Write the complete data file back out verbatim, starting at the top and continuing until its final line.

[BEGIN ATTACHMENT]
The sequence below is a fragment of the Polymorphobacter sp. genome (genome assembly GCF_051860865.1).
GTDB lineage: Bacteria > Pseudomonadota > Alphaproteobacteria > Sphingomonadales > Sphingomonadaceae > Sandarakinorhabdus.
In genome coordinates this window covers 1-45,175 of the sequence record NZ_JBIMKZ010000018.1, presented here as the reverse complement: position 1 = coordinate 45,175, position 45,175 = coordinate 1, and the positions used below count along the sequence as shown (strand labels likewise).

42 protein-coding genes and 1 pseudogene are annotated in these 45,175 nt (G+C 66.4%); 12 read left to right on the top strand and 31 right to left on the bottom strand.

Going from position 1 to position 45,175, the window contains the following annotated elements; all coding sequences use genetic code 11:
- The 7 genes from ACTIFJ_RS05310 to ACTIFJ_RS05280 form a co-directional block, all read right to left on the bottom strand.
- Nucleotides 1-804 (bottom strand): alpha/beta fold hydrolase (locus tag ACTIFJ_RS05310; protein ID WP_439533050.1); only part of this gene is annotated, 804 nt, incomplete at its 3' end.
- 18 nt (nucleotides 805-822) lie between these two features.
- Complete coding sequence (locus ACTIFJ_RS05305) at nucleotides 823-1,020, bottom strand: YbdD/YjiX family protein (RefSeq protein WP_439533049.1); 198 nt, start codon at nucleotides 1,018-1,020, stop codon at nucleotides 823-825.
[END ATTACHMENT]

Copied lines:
The sequence below is a fragment of the Polymorphobacter sp. genome (genome assembly GCF_051860865.1).
GTDB lineage: Bacteria > Pseudomonadota > Alphaproteobacteria > Sphingomonadales > Sphingomonadaceae > Sandarakinorhabdus.
In genome coordinates this window covers 1-45,175 of the sequence record NZ_JBIMKZ010000018.1, presented here as the reverse complement: position 1 = coordinate 45,175, position 45,175 = coordinate 1, and the positions used below count along the sequence as shown (strand labels likewise).

42 protein-coding genes and 1 pseudogene are annotated in these 45,175 nt (G+C 66.4%); 12 read left to right on the top strand and 31 right to left on the bottom strand.

Going from position 1 to position 45,175, the window contains the following annotated elements; all coding sequences use genetic code 11:
- The 7 genes from ACTIFJ_RS05310 to ACTIFJ_RS05280 form a co-directional block, all read right to left on the bottom strand.
- Nucleotides 1-804 (bottom strand): alpha/beta fold hydrolase (locus tag ACTIFJ_RS05310; protein ID WP_439533050.1); only part of this gene is annotated, 804 nt, incomplete at its 3' end.
- 18 nt (nucleotides 805-822) lie between these two features.
- Complete coding sequence (locus ACTIFJ_RS05305) at nucleotides 823-1,020, bottom strand: YbdD/YjiX family protein (RefSeq protein WP_439533049.1); 198 nt, start codon at nucleotides 1,018-1,020, stop codon at nucleotides 823-825.